I am married to a man with opinions; one for every occasion, in fact. For Hootie, opinions open up opportunities for debate (a.k.a. his sport of choice). I don’t agree with some of what he thinks, and sometimes I want to beat my head against the wall for his seemingly insatiable desire to get into it on any and everything. But, an experience I had on Facebook this week has made me think about Hootie and his opinions differently.
On Monday, an organization I think is awesome launched one of its weekly campaigns to raise awareness and money for a cause. They sell cool t-shirts and donate seven dollars for each one sold to a charity featured in the campaign. What’s not to love? I’ve bought a couple of shirts in the past year or two, share Sevenly’s content regularly and have used the organization to illustrate to my clients what good communication can look like (the particular example I have used is no longer on the site, so I can’t link to it).
This week’s Sevenly campaign is in support of autism. I shared this image on Facebook on Monday to show my support (Sevenly creates amazing visuals and I loved the message on the photo). My cousin, Cory, is autistic and an inspiration; he lives life to the fullest in his own amazing way and has achieved incredible things.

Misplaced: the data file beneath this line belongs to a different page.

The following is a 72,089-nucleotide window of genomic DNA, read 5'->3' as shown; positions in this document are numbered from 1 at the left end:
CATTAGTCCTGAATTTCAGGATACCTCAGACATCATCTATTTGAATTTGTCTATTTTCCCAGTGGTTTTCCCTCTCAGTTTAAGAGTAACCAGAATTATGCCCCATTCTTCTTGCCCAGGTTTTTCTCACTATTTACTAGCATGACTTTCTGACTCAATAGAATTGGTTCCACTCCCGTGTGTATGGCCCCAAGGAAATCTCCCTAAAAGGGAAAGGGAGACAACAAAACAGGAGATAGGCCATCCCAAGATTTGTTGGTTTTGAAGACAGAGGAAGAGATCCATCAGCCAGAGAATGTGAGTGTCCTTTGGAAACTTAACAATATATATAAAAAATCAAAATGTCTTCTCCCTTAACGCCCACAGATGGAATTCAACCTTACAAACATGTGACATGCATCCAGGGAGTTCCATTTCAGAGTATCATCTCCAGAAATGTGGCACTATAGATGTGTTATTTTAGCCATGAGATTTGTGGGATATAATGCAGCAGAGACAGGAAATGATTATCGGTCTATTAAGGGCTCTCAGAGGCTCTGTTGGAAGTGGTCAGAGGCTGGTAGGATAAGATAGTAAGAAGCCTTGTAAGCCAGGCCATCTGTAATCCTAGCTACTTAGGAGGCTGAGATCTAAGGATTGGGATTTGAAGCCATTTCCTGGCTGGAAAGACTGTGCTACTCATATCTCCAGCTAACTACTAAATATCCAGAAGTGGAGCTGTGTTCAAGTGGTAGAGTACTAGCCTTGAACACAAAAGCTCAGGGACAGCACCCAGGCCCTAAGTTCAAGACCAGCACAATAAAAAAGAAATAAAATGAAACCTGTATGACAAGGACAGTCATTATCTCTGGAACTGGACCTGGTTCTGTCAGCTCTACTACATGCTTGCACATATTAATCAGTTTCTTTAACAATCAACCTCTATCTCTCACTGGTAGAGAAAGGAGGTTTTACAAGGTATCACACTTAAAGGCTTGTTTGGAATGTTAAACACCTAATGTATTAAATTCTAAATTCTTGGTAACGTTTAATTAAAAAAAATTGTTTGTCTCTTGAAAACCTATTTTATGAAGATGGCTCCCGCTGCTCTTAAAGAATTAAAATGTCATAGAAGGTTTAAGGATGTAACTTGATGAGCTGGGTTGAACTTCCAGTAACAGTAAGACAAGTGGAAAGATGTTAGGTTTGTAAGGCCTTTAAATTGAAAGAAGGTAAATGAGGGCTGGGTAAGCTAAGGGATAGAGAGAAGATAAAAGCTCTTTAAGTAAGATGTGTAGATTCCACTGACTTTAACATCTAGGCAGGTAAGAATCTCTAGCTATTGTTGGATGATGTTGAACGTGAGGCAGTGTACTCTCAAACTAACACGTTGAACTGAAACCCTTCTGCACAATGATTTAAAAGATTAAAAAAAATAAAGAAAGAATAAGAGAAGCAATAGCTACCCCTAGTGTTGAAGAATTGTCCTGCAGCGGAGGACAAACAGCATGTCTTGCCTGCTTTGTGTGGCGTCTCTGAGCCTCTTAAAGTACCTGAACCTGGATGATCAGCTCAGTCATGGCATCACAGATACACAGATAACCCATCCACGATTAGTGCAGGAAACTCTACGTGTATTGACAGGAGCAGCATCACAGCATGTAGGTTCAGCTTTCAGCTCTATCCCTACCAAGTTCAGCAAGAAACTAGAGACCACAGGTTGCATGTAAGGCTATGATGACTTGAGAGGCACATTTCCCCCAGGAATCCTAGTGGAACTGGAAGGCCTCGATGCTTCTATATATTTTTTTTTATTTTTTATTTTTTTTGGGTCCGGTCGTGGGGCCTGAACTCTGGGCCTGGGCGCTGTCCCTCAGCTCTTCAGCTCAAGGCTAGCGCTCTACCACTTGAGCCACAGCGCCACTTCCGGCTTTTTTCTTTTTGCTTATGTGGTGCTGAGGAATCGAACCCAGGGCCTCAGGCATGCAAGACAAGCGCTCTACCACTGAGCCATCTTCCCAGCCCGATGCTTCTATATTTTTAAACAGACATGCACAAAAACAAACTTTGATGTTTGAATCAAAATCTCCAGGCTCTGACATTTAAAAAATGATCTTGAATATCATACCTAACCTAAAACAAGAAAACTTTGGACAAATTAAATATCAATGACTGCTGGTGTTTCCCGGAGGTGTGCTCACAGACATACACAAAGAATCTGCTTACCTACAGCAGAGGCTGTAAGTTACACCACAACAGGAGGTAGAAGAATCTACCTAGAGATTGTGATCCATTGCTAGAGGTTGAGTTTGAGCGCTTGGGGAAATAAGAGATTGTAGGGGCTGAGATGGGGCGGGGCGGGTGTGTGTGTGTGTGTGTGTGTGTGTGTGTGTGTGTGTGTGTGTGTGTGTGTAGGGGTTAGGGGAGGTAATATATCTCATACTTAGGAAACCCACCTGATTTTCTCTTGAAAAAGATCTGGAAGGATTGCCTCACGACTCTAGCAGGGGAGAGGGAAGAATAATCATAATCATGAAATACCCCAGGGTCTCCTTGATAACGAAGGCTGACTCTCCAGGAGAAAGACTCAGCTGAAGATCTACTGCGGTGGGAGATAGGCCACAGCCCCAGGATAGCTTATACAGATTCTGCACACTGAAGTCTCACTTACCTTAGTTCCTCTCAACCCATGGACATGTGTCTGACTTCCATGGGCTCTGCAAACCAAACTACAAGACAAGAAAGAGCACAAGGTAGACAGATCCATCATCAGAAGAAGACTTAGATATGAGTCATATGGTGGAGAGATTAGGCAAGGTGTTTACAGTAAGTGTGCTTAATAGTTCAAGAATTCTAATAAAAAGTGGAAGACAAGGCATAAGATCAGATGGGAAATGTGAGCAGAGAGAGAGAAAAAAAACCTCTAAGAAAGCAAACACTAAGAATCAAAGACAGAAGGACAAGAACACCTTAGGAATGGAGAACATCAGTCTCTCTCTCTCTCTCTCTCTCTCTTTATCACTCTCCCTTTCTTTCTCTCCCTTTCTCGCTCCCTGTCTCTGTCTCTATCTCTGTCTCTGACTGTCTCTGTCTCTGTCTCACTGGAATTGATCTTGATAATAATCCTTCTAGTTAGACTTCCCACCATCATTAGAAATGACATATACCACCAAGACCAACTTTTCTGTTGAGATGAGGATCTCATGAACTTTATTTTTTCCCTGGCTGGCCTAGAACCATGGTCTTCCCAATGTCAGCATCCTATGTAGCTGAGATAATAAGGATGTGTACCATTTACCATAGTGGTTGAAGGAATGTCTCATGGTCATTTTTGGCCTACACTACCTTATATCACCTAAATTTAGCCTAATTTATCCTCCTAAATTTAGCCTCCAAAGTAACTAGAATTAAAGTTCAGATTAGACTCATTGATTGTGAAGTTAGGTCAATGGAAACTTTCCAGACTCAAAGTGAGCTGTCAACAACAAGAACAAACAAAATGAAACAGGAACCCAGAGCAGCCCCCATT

But, on Tuesday, when I saw Sevenly’s “BREAKING NEWS!” announcement, with a photo of Jenny McCarthy in her Sevenly tee, I gagged a little.
Oh dear. Jenny McCarthy’s involved and the autism-related charity that’s being promoted is Generation Rescue (Ms. McCarthy is on the board).
The purpose of this blog isn’t to debate the work of Generation Rescue or Ms. McCarthy (though Emily Willingham’s article sums things up nicely); it’s to share what happened when I chose to express myself on Sevenly’s Facebook page. […]